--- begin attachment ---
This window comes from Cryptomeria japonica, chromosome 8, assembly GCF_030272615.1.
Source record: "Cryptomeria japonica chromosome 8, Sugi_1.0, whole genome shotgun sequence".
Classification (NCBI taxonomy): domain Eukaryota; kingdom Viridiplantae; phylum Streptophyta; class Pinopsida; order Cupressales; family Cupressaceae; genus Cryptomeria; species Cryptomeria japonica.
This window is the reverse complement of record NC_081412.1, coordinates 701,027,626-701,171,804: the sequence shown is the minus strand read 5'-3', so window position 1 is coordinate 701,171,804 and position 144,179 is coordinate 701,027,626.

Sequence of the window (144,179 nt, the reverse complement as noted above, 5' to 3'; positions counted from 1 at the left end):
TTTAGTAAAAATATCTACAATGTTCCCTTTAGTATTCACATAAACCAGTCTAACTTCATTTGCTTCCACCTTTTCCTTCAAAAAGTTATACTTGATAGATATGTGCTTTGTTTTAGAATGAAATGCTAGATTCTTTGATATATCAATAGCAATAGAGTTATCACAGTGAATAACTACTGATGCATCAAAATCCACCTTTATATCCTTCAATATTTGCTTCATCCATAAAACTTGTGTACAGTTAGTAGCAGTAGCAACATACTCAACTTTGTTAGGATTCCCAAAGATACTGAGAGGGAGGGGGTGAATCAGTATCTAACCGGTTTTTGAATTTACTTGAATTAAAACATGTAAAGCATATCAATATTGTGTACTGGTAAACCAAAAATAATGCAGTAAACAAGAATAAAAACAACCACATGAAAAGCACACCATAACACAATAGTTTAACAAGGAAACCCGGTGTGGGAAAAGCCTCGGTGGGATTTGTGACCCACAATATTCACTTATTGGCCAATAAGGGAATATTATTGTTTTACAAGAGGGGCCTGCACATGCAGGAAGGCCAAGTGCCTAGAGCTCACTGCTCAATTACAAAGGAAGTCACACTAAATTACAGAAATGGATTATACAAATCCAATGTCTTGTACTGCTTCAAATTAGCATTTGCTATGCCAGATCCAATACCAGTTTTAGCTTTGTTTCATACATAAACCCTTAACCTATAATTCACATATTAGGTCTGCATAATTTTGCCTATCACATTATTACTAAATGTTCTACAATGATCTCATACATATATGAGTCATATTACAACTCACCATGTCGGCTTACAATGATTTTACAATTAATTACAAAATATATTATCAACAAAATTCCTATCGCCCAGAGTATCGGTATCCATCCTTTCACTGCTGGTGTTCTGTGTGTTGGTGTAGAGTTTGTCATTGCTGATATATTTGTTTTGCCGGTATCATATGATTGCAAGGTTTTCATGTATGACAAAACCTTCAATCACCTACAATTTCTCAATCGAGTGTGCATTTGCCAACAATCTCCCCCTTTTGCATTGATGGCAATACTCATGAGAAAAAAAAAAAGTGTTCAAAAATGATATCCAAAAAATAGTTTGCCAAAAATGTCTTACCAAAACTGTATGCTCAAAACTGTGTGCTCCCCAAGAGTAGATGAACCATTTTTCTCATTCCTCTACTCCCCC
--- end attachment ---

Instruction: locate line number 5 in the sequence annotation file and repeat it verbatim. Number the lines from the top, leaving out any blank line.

Sequence of the window (144,179 nt, the reverse complement as noted above, 5' to 3'; positions counted from 1 at the left end):